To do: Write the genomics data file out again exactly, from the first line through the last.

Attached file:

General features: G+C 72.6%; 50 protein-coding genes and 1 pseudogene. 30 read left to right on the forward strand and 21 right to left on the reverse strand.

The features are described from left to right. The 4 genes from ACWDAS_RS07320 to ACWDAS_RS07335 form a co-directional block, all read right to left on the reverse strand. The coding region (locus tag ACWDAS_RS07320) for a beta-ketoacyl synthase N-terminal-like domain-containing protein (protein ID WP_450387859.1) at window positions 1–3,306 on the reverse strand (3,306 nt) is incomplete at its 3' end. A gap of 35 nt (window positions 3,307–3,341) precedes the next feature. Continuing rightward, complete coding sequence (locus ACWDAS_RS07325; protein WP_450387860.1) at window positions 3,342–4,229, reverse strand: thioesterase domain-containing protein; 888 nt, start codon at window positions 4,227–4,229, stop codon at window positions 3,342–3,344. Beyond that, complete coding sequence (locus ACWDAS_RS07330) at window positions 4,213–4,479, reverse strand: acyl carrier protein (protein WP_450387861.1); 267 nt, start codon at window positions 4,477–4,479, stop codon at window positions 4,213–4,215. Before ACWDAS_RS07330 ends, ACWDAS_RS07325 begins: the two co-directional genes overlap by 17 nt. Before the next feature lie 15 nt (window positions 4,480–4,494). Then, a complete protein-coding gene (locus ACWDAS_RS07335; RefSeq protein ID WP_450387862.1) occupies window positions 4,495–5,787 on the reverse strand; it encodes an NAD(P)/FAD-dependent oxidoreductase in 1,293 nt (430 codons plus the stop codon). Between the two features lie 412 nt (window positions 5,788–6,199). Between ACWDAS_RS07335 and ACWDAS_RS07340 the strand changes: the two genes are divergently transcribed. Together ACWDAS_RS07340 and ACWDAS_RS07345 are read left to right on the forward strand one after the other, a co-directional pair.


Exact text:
General features: G+C 72.6%; 50 protein-coding genes and 1 pseudogene. 30 read left to right on the forward strand and 21 right to left on the reverse strand.

The features are described from left to right. The 4 genes from ACWDAS_RS07320 to ACWDAS_RS07335 form a co-directional block, all read right to left on the reverse strand. The coding region (locus tag ACWDAS_RS07320) for a beta-ketoacyl synthase N-terminal-like domain-containing protein (protein ID WP_450387859.1) at window positions 1–3,306 on the reverse strand (3,306 nt) is incomplete at its 3' end. A gap of 35 nt (window positions 3,307–3,341) precedes the next feature. Continuing rightward, complete coding sequence (locus ACWDAS_RS07325; protein WP_450387860.1) at window positions 3,342–4,229, reverse strand: thioesterase domain-containing protein; 888 nt, start codon at window positions 4,227–4,229, stop codon at window positions 3,342–3,344. Beyond that, complete coding sequence (locus ACWDAS_RS07330) at window positions 4,213–4,479, reverse strand: acyl carrier protein (protein WP_450387861.1); 267 nt, start codon at window positions 4,477–4,479, stop codon at window positions 4,213–4,215. Before ACWDAS_RS07330 ends, ACWDAS_RS07325 begins: the two co-directional genes overlap by 17 nt. Before the next feature lie 15 nt (window positions 4,480–4,494). Then, a complete protein-coding gene (locus ACWDAS_RS07335; RefSeq protein ID WP_450387862.1) occupies window positions 4,495–5,787 on the reverse strand; it encodes an NAD(P)/FAD-dependent oxidoreductase in 1,293 nt (430 codons plus the stop codon). Between the two features lie 412 nt (window positions 5,788–6,199). Between ACWDAS_RS07335 and ACWDAS_RS07340 the strand changes: the two genes are divergently transcribed. Together ACWDAS_RS07340 and ACWDAS_RS07345 are read left to right on the forward strand one after the other, a co-directional pair.